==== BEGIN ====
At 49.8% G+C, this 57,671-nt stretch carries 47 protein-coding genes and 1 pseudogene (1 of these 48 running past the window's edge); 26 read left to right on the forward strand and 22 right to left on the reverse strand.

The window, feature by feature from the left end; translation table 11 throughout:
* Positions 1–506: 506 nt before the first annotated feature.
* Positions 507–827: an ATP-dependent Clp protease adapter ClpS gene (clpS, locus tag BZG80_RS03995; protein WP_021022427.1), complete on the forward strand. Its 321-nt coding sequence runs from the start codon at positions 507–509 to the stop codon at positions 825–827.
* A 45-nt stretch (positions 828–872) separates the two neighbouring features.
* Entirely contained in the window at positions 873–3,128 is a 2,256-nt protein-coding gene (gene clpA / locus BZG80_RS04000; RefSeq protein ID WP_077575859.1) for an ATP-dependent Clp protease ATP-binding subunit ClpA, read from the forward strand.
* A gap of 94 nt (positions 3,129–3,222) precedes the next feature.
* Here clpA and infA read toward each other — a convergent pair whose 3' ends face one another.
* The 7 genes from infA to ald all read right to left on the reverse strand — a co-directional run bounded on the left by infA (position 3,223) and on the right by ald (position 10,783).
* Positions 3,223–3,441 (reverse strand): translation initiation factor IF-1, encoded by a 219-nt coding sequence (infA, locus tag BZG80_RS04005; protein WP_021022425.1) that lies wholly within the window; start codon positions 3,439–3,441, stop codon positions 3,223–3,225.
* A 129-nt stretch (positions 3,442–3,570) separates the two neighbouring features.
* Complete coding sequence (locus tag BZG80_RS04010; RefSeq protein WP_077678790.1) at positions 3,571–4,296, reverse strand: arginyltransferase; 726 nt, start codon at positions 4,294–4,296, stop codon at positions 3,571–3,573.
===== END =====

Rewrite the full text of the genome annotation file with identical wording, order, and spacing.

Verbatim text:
At 49.8% G+C, this 57,671-nt stretch carries 47 protein-coding genes and 1 pseudogene (1 of these 48 running past the window's edge); 26 read left to right on the forward strand and 22 right to left on the reverse strand.

The window, feature by feature from the left end; translation table 11 throughout:
* Positions 1–506: 506 nt before the first annotated feature.
* Positions 507–827: an ATP-dependent Clp protease adapter ClpS gene (clpS, locus tag BZG80_RS03995; protein WP_021022427.1), complete on the forward strand. Its 321-nt coding sequence runs from the start codon at positions 507–509 to the stop codon at positions 825–827.
* A 45-nt stretch (positions 828–872) separates the two neighbouring features.
* Entirely contained in the window at positions 873–3,128 is a 2,256-nt protein-coding gene (gene clpA / locus BZG80_RS04000; RefSeq protein ID WP_077575859.1) for an ATP-dependent Clp protease ATP-binding subunit ClpA, read from the forward strand.
* A gap of 94 nt (positions 3,129–3,222) precedes the next feature.
* Here clpA and infA read toward each other — a convergent pair whose 3' ends face one another.
* The 7 genes from infA to ald all read right to left on the reverse strand — a co-directional run bounded on the left by infA (position 3,223) and on the right by ald (position 10,783).
* Positions 3,223–3,441 (reverse strand): translation initiation factor IF-1, encoded by a 219-nt coding sequence (infA, locus tag BZG80_RS04005; protein WP_021022425.1) that lies wholly within the window; start codon positions 3,439–3,441, stop codon positions 3,223–3,225.
* A 129-nt stretch (positions 3,442–3,570) separates the two neighbouring features.
* Complete coding sequence (locus tag BZG80_RS04010; RefSeq protein WP_077678790.1) at positions 3,571–4,296, reverse strand: arginyltransferase; 726 nt, start codon at positions 4,294–4,296, stop codon at positions 3,571–3,573.